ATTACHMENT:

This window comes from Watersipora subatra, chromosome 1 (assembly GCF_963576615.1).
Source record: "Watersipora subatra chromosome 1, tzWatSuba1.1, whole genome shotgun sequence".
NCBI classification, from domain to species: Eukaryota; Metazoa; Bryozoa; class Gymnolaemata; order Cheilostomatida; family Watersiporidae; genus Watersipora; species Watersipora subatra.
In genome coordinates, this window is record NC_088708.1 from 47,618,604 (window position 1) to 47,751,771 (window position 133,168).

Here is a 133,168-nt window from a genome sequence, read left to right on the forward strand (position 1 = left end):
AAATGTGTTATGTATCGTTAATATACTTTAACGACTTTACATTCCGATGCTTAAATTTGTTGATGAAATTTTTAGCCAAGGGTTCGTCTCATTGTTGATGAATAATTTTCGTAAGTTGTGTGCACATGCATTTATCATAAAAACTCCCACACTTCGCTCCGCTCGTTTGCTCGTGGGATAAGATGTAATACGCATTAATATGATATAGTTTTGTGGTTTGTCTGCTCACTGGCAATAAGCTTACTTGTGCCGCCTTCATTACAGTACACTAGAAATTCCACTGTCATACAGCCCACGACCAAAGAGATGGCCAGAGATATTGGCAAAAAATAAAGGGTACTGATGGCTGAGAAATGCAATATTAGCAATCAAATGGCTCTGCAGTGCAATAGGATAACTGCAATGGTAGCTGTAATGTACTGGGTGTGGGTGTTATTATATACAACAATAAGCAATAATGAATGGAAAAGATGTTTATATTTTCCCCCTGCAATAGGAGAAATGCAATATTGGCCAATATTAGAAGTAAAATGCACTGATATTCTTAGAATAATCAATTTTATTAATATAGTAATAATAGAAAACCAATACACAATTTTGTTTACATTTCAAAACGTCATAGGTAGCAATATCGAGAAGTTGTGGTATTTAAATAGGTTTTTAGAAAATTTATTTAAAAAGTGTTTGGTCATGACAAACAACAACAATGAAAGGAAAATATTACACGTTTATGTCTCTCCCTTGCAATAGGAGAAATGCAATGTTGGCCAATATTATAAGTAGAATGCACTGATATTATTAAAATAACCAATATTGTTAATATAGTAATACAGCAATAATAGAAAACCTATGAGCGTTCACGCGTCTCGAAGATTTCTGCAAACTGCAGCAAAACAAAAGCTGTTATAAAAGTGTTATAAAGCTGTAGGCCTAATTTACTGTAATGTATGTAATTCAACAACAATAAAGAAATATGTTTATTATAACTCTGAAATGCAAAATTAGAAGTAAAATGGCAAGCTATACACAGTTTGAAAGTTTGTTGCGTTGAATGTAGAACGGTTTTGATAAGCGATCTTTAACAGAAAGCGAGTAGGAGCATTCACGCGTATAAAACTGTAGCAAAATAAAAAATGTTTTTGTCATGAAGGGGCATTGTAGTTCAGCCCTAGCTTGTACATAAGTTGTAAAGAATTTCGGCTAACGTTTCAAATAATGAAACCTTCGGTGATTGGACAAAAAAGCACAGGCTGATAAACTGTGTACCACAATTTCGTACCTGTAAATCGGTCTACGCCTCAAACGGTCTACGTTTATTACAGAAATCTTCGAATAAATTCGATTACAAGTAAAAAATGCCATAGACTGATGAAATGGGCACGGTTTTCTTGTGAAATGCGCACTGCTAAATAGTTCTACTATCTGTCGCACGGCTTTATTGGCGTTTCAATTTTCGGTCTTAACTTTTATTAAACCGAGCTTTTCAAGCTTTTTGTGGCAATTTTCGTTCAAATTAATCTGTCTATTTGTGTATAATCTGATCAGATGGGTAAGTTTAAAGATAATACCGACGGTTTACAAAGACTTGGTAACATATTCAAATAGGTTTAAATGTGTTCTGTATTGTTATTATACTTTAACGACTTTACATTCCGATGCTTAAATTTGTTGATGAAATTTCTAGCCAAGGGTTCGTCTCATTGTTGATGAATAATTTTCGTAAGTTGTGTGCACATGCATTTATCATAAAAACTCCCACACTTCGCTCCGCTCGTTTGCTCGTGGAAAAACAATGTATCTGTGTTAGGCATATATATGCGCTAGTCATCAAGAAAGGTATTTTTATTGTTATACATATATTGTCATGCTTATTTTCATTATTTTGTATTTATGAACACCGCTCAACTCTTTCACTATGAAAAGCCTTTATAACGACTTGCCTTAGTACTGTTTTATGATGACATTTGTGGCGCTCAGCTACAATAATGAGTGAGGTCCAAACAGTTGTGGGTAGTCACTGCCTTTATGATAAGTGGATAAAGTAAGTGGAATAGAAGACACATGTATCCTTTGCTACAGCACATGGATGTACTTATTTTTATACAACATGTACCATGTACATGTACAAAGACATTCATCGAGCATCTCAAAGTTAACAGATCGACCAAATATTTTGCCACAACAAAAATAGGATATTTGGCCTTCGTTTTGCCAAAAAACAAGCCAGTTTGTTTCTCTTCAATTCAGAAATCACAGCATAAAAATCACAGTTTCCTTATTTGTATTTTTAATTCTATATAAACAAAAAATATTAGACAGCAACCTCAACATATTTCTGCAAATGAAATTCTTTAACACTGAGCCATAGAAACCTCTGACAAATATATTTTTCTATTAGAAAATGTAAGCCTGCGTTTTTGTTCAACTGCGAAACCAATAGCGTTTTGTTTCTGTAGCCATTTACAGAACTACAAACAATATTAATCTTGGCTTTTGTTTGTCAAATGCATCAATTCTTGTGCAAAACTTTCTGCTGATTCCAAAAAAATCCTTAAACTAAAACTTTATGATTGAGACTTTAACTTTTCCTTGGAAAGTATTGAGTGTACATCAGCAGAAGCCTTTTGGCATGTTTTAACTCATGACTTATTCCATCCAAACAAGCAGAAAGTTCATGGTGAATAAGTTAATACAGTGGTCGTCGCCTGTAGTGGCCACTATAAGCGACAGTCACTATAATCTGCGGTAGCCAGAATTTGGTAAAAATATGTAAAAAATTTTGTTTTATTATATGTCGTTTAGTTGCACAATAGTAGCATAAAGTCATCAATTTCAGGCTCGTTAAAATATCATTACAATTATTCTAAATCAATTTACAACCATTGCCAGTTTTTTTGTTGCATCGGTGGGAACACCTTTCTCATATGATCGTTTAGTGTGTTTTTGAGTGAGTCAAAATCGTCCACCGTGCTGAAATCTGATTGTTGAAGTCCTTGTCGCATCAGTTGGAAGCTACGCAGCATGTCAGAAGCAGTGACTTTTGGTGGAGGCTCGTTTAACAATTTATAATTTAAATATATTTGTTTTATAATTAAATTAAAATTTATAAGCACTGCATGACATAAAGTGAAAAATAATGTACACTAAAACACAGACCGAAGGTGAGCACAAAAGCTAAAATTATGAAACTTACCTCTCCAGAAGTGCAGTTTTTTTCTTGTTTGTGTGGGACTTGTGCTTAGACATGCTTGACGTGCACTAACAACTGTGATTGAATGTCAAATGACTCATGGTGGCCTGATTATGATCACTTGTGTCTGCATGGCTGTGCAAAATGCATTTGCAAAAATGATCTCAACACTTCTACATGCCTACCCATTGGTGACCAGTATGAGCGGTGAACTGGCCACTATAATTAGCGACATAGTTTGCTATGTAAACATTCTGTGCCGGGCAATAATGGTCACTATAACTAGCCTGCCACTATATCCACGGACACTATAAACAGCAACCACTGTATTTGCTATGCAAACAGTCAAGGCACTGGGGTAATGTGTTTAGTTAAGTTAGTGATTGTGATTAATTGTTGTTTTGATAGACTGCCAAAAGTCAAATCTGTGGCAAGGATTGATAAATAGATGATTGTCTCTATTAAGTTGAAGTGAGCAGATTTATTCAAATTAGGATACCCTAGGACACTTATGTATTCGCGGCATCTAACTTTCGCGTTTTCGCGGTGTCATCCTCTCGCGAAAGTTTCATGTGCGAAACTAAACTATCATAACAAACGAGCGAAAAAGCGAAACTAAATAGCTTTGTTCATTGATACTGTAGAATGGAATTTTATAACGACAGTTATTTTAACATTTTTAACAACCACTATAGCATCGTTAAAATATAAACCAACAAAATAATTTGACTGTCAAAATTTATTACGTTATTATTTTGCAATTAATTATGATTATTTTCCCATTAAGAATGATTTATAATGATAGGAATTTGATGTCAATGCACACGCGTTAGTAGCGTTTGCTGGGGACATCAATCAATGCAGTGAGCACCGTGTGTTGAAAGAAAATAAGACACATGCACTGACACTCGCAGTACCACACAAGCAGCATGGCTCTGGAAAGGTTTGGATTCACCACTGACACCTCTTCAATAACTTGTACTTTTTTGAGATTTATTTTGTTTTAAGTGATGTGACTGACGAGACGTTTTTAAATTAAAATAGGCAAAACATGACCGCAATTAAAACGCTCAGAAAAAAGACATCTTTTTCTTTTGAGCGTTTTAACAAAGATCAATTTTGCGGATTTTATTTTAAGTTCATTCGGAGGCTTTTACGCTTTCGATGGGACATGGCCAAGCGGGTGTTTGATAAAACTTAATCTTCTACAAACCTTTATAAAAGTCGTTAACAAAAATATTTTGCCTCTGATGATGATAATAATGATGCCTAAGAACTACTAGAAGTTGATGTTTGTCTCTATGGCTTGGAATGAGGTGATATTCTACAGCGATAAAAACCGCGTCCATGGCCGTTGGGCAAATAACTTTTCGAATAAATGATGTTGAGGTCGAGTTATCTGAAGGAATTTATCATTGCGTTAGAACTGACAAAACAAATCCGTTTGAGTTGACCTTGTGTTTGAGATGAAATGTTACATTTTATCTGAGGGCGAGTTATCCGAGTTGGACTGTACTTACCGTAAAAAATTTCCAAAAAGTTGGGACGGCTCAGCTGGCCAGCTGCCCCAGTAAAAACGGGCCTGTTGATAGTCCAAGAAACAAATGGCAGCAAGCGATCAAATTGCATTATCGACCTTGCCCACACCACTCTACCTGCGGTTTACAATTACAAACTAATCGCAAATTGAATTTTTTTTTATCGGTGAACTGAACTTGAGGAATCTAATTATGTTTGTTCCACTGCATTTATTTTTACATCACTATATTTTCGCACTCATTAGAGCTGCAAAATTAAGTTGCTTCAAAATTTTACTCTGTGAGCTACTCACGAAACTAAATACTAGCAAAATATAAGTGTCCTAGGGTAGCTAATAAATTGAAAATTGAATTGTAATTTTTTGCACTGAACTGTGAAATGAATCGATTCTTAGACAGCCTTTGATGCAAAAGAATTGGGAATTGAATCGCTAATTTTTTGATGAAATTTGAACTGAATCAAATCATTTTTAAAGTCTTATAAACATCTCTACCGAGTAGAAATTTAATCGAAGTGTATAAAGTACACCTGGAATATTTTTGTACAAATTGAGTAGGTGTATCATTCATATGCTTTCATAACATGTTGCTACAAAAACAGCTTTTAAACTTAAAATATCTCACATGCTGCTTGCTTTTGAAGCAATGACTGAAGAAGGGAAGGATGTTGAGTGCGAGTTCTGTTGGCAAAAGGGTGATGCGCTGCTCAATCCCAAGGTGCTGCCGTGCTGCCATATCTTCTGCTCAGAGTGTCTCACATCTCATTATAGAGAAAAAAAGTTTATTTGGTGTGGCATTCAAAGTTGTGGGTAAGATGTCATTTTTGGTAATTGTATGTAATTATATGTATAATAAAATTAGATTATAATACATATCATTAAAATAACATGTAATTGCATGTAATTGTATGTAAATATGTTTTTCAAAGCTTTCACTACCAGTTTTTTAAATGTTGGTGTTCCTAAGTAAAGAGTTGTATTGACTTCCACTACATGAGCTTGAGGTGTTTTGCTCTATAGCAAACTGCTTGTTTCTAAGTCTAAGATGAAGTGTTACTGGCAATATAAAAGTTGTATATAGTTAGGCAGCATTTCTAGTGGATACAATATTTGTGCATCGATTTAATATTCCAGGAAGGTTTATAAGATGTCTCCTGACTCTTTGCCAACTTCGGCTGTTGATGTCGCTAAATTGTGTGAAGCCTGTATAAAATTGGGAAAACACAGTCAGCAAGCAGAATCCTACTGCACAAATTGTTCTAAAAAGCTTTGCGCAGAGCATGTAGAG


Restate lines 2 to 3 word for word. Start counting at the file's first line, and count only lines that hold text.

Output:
Source record: "Watersipora subatra chromosome 1, tzWatSuba1.1, whole genome shotgun sequence".
NCBI classification, from domain to species: Eukaryota; Metazoa; Bryozoa; class Gymnolaemata; order Cheilostomatida; family Watersiporidae; genus Watersipora; species Watersipora subatra.